UPDATE #2: Apparently, when you switch to an individual plan, you can choose the lowest-end $39.99 plan with no SMS and no Data, and the Google checkout process then gives you an “upgrade” price of $279. This might be worthwhile for those not wanting to lose their current number.
UPDATE #3: The steps I listed above, when splitting to the $49.99 Even More plan, actually get you to a subsidized “upgrade” price of $379. If, when you split to individual plans, you choose the basic $39.99 Even More plan, with no SMS and no Data, you get a subsidized “upgrade” price of $279.
To get the full subsidy of $179, you must activate a NEW line of service with a NEW number. This is the route I chose, because with Google Voice the number I give out to people would change anyways.
T-Mobile said (3 separate reps confirmed this) that once you have committed to the 2-year $80/mo. Even More plan that Google bundles, you can add that line to an Even More (*not* the Even More Plus) Family plan, which carries over your 2-year contract commitment, without penalty. For those uninitiated into T-Mobile’s new “streamlined” plan system, “Even More” means a higher monthly, subsidized phone upgrades, and contract commitments, while “Even More Plus” means lower monthly (since you’re not filling the coffers for your next upgrade), no subsidized phone upgrades, and no contract commitment.
This was a bit of an ordeal, and a lot more hassle than it should have been. My next phone purchase will be unsubsidized (now that T-Mobile and others have rate plans that are lower to reflect the fact you’re not “pre-paying” for that upgrade subsidy).
On another note, I’m really not sure why HTC doesn’t just set up their own online store and sell phones directly. I’m not clear what value Google is adding here as the distributor.
UPDATE #4: Google is now issuing a $100 refund if you went through this process and bought the Nexus One using the “upgrade” option for an individual plan to get the price of $379. That brings your cost to $279. I thought Google folks were supposedly good at math? :O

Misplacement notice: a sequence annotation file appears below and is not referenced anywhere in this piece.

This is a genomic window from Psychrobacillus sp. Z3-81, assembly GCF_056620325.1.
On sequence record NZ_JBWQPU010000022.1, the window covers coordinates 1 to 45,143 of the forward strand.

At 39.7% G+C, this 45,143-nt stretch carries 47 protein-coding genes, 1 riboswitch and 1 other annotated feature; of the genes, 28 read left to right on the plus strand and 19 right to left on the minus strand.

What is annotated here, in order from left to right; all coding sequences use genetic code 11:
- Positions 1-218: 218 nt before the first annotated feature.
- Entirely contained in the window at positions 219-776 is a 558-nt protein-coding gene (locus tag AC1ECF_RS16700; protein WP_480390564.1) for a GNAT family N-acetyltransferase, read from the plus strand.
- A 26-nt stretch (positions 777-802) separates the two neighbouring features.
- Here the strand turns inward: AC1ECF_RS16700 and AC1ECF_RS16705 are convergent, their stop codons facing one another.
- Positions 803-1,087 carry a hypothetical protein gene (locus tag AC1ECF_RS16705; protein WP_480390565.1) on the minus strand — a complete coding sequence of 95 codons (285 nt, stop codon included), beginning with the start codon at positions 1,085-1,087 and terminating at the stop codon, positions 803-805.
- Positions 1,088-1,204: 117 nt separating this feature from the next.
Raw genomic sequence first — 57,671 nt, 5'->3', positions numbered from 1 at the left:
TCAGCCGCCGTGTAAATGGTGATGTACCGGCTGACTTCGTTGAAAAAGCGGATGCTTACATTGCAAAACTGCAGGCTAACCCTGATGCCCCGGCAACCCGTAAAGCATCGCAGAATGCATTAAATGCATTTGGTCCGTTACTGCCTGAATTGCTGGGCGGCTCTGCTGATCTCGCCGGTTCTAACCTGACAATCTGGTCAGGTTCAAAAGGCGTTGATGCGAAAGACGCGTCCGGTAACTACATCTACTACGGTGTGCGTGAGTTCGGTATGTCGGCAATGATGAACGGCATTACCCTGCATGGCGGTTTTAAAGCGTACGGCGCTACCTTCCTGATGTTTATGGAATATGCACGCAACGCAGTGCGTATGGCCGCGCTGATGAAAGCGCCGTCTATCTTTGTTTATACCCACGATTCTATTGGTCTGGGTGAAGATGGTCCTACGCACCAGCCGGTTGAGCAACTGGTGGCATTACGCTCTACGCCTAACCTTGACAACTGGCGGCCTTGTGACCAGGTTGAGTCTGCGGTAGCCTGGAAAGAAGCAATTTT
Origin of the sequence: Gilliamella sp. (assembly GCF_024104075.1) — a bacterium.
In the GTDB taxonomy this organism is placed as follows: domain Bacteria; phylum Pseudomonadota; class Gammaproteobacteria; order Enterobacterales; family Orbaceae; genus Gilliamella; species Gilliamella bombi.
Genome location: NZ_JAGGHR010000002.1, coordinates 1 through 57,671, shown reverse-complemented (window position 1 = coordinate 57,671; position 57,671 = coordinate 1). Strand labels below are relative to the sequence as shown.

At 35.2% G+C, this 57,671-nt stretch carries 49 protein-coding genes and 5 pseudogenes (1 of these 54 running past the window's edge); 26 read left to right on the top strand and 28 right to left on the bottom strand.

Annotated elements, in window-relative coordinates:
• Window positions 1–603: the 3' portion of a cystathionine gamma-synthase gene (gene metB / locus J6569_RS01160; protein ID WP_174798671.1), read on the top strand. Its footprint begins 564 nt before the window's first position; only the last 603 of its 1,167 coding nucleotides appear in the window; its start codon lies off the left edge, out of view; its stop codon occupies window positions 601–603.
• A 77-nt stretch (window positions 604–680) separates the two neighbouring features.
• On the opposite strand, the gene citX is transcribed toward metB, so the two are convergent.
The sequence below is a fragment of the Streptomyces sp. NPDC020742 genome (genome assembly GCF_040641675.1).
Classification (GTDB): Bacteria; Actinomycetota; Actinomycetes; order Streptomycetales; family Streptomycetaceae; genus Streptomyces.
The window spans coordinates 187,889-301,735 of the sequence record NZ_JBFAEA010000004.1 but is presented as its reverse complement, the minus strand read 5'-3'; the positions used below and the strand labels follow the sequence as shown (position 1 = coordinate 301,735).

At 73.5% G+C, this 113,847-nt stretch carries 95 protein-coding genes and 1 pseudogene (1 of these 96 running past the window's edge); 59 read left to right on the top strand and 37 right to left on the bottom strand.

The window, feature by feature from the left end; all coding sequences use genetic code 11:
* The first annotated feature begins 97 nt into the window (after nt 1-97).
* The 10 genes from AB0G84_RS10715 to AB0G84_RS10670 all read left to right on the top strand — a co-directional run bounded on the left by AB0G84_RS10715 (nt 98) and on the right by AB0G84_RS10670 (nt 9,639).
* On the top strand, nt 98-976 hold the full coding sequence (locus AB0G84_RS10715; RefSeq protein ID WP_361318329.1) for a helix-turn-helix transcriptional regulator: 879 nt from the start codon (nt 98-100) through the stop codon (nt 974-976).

UPDATE #5: After all this nonsense, I found out today from T-Mobile that step #5 DOES NOT WORK the way they told me it would. You can’t just call them and have them add all your lines to a Family Plan. Doing so within 120 days of your Nexus purchase will cause you to pay an ETF to Google, equal to the price difference between the $179 price and the $529 price.
I started with 3 lines on a MyFaves 1200 Family Plan and was paying about $190-200 a month. I split this into 3 Even More 500 lines with Android data on 2 of the lines (my wife inherited my G1). Total cost per month at this point was roughly $200 still ($49.99 x 3 plus tax). I then bought the Nexus One for $179 ($229 with tax), which added a 4th Even More line for another $80/mo. Total cost per month now at $280ish.
Now, at this point I could have cancelled one of my out-of-contract lines, saving $49.99/mo for that line, dropping the monthly down to about $240/mo for my 2 old lines + the 1 new line from Google (3 lines total).
Instead, I cancelled the Google line, dropping the monthly back down to $200/mo, retaining out-of-contract status on all 3 lines, and eating the $350 that Google will charge me now. Had I kept their line for another 120 days though, that’s 4x$40=$160 to keep that subsidized price, plus I am committed for another 2 years. At the same time, we are now signed up for the Even More Family 1500 plan with unlimited text/data/tmo-to-tmo/nights&weekends.
So at this point, I have the option (if I can explain all this math to my wife), of just buying her an unsubsidized phone upgrade for her and the other person on our plan, and drop to an Even More Plus 1500 Family Plan, which would cost us $125+tax/mo, for a total of about $150/mo. So basically in a year’s time, we will have saved $600 on our phone bill, and that will buy each of them a very nice phone. Wish me luck explaining this to her.
Sorry to get everyone’s hopes up. I think Google has shown that they can f*ck things up as bad as any big company out there (at least on a first try). Hopefully they will learn from it, and/or HTC will get into direct handset sales instead (like they should have this time anyways).
MORAL OF THE STORY: Save your pennies and just buy the effing thing unsubsidized. That or don’t have family. Your choice.